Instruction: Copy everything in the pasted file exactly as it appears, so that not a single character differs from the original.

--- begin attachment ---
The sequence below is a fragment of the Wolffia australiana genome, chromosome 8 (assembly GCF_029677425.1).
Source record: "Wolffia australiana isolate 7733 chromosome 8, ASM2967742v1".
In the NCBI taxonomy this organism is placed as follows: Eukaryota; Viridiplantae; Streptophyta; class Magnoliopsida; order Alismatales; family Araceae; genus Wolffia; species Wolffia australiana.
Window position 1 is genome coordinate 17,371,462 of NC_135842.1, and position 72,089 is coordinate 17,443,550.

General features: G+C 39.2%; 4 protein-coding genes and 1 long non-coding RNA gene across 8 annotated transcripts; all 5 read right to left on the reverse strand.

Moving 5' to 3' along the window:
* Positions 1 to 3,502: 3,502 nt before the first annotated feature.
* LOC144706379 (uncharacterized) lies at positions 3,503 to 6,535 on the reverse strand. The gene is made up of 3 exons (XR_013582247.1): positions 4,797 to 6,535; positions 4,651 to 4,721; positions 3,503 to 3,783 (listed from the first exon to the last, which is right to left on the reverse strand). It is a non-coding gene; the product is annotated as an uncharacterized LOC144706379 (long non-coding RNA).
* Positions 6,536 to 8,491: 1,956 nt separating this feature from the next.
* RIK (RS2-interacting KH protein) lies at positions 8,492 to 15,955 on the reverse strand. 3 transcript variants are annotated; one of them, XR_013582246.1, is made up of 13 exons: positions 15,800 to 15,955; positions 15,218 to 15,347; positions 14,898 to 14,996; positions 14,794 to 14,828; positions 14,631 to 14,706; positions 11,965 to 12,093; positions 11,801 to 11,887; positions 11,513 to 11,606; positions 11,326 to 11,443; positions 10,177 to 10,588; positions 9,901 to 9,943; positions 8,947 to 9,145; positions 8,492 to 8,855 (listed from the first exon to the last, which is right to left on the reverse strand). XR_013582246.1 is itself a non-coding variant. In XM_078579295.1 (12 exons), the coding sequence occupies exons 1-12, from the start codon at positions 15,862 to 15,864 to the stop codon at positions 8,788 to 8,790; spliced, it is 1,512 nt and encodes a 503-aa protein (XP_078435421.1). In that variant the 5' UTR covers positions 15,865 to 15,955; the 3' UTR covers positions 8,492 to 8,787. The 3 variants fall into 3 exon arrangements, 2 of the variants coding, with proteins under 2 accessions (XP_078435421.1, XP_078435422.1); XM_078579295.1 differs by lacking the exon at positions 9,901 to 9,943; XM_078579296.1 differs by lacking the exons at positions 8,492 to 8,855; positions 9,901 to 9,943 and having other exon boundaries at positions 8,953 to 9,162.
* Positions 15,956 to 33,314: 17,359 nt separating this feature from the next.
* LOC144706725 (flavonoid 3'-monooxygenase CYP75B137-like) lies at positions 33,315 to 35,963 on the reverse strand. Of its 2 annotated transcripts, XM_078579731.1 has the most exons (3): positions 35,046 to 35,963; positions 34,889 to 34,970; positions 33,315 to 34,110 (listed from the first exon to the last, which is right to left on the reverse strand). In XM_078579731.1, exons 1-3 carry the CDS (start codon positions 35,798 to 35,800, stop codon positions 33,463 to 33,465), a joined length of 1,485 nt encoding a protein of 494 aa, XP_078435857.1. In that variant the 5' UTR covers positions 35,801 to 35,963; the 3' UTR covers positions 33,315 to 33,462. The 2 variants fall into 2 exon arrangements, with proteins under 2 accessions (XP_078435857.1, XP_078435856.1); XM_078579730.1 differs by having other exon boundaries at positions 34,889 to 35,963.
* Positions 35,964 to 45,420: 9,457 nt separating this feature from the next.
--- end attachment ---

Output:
The sequence below is a fragment of the Wolffia australiana genome, chromosome 8 (assembly GCF_029677425.1).
Source record: "Wolffia australiana isolate 7733 chromosome 8, ASM2967742v1".
In the NCBI taxonomy this organism is placed as follows: Eukaryota; Viridiplantae; Streptophyta; class Magnoliopsida; order Alismatales; family Araceae; genus Wolffia; species Wolffia australiana.
Window position 1 is genome coordinate 17,371,462 of NC_135842.1, and position 72,089 is coordinate 17,443,550.

General features: G+C 39.2%; 4 protein-coding genes and 1 long non-coding RNA gene across 8 annotated transcripts; all 5 read right to left on the reverse strand.

Moving 5' to 3' along the window:
* Positions 1 to 3,502: 3,502 nt before the first annotated feature.
* LOC144706379 (uncharacterized) lies at positions 3,503 to 6,535 on the reverse strand. The gene is made up of 3 exons (XR_013582247.1): positions 4,797 to 6,535; positions 4,651 to 4,721; positions 3,503 to 3,783 (listed from the first exon to the last, which is right to left on the reverse strand). It is a non-coding gene; the product is annotated as an uncharacterized LOC144706379 (long non-coding RNA).
* Positions 6,536 to 8,491: 1,956 nt separating this feature from the next.
* RIK (RS2-interacting KH protein) lies at positions 8,492 to 15,955 on the reverse strand. 3 transcript variants are annotated; one of them, XR_013582246.1, is made up of 13 exons: positions 15,800 to 15,955; positions 15,218 to 15,347; positions 14,898 to 14,996; positions 14,794 to 14,828; positions 14,631 to 14,706; positions 11,965 to 12,093; positions 11,801 to 11,887; positions 11,513 to 11,606; positions 11,326 to 11,443; positions 10,177 to 10,588; positions 9,901 to 9,943; positions 8,947 to 9,145; positions 8,492 to 8,855 (listed from the first exon to the last, which is right to left on the reverse strand). XR_013582246.1 is itself a non-coding variant. In XM_078579295.1 (12 exons), the coding sequence occupies exons 1-12, from the start codon at positions 15,862 to 15,864 to the stop codon at positions 8,788 to 8,790; spliced, it is 1,512 nt and encodes a 503-aa protein (XP_078435421.1). In that variant the 5' UTR covers positions 15,865 to 15,955; the 3' UTR covers positions 8,492 to 8,787. The 3 variants fall into 3 exon arrangements, 2 of the variants coding, with proteins under 2 accessions (XP_078435421.1, XP_078435422.1); XM_078579295.1 differs by lacking the exon at positions 9,901 to 9,943; XM_078579296.1 differs by lacking the exons at positions 8,492 to 8,855; positions 9,901 to 9,943 and having other exon boundaries at positions 8,953 to 9,162.
* Positions 15,956 to 33,314: 17,359 nt separating this feature from the next.
* LOC144706725 (flavonoid 3'-monooxygenase CYP75B137-like) lies at positions 33,315 to 35,963 on the reverse strand. Of its 2 annotated transcripts, XM_078579731.1 has the most exons (3): positions 35,046 to 35,963; positions 34,889 to 34,970; positions 33,315 to 34,110 (listed from the first exon to the last, which is right to left on the reverse strand). In XM_078579731.1, exons 1-3 carry the CDS (start codon positions 35,798 to 35,800, stop codon positions 33,463 to 33,465), a joined length of 1,485 nt encoding a protein of 494 aa, XP_078435857.1. In that variant the 5' UTR covers positions 35,801 to 35,963; the 3' UTR covers positions 33,315 to 33,462. The 2 variants fall into 2 exon arrangements, with proteins under 2 accessions (XP_078435857.1, XP_078435856.1); XM_078579730.1 differs by having other exon boundaries at positions 34,889 to 35,963.
* Positions 35,964 to 45,420: 9,457 nt separating this feature from the next.